Fryns syndrome

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Fryns syndrome
Other names: Diaphragmatic hernia-abnormal face-distal limb anomalies syndrome
Fryns syndrome is inherited in an autoosomal recessive manner.

Fryns syndrome is an autosomal recessive multiple congenital anomaly syndrome that is usually lethal in the neonatal period.[1] Fryns (1987) reviewed the syndrome.[2]

Signs and symptoms

Usually associated with diaphragmatic hernia, pulmonary hypoplasia, imperforate anus, micropenis, bilateral cryptorchidism, cerebral ventricular dilation, camptodactyly, agenesis of sacrum, low-set ear.[citation needed]


In a newborn boy thought to have Fryns syndrome, Clark and Fenner-Gonzales (1989) found mosaicism for a tandem duplication of 1q24-q31.2.[3] They suggested that the gene for this disorder is located in that region. However, de Jong et al. (1989), Krassikoff and Sekhon (1990), and Dean et al. (1991) found possible Fryns syndrome associated with anomalies of chromosome 15, chromosome 6, chromosome 8 and chromosome 22, respectively.[4][5][6] Thus, these cases may all represent mimics of the mendelian syndrome and have no significance as to the location of the gene for the recessive disorder.[citation needed]

By array CGH, Slavotinek et al. (2005) screened patients with DIH and additional phenotypic anomalies consistent with Fryns syndrome for cryptic chromosomal aberrations.[7] They identified submicroscopic chromosome deletions in 3 probands who had previously been diagnosed with Fryns syndrome and had normal karyotyping with G-banded chromosome analysis. Two female infants were found to have microdeletions involving 15q26.2 (see 142340), and 1 male infant had a deletion in band 8p23.1 (see 222400).[citation needed]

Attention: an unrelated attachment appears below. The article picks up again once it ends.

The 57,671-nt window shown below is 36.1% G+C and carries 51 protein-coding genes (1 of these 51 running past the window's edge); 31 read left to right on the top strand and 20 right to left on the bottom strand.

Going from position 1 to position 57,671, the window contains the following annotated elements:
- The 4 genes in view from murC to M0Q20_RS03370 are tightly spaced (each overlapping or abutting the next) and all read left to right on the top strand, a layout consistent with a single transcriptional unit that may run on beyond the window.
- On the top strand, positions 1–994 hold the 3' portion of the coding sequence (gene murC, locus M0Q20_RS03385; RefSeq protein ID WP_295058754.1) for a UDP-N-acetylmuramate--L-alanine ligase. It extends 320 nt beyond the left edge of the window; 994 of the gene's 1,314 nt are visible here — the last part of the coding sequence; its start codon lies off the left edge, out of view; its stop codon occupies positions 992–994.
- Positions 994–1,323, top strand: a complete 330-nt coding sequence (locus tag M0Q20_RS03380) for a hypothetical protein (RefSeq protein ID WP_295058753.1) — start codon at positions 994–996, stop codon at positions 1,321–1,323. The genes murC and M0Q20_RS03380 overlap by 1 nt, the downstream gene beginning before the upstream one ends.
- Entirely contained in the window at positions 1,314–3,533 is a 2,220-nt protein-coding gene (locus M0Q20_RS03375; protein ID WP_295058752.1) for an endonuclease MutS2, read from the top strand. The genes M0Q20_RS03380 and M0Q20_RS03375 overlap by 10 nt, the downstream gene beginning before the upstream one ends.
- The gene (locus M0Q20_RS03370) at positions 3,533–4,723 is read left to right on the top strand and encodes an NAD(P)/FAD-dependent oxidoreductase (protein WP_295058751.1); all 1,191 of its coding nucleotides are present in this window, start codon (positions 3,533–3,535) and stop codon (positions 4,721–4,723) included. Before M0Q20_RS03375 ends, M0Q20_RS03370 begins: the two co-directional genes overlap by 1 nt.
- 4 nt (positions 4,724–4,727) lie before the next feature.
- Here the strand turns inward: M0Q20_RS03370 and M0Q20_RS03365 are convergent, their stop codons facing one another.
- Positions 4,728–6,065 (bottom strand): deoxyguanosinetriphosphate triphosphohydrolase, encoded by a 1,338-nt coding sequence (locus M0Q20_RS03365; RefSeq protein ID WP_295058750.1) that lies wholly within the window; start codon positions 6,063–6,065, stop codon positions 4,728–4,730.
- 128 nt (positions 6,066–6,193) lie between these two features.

Hypoplastic nail of little finger.

Prenatal Diagnosis:

  • Aymé, et al. (1989) reported prenatal diagnosis of Fryns syndrome by sonography between 24 and 27 weeks.[8]
  • Manouvrier-Hanu et al. (1996) described the prenatal diagnosis of Fryns syndrome by ultrasonographic detection of diaphragmatic hernia and cystic hygroma.[9] The diagnosis was confirmed after termination of the pregnancy. The fetus also had 2 erupted incisors; natal teeth had not been mentioned in other cases of Fryns syndrome.

Differential Diagnosis:

  • McPherson et al. (1993) noted the phenotypic overlap between Fryns syndrome and the Pallister–Killian syndrome (601803), which is a dysmorphic syndrome with tissue-specific mosaicism of tetrasomy 12p.[10]
  • Veldman et al. (2002) discussed the differentiation between Fryns syndrome and Pallister–Killian syndrome, noting that differentiation is important to genetic counseling because Fryns syndrome is an autosomal recessive disorder and Pallister–Killian syndrome is usually a sporadic chromosomal aberration.[11] However, discrimination may be difficult due to the phenotypic similarity. In fact, in some infants with 'coarse face,' acral hypoplasia, and internal anomalies, the initial diagnosis of Fryns syndrome had to be changed because mosaicism of isochromosome 12p was detected in fibroblast cultures or kidney tissue.[12] Although congenital diaphragmatic hernia is a common finding in both syndromes, bilateral congenital diaphragmatic hernia had been reported only in patients with Fryns syndrome until the report of the patient with Pallister–Killian syndrome by Veldman et al. (2002).[11]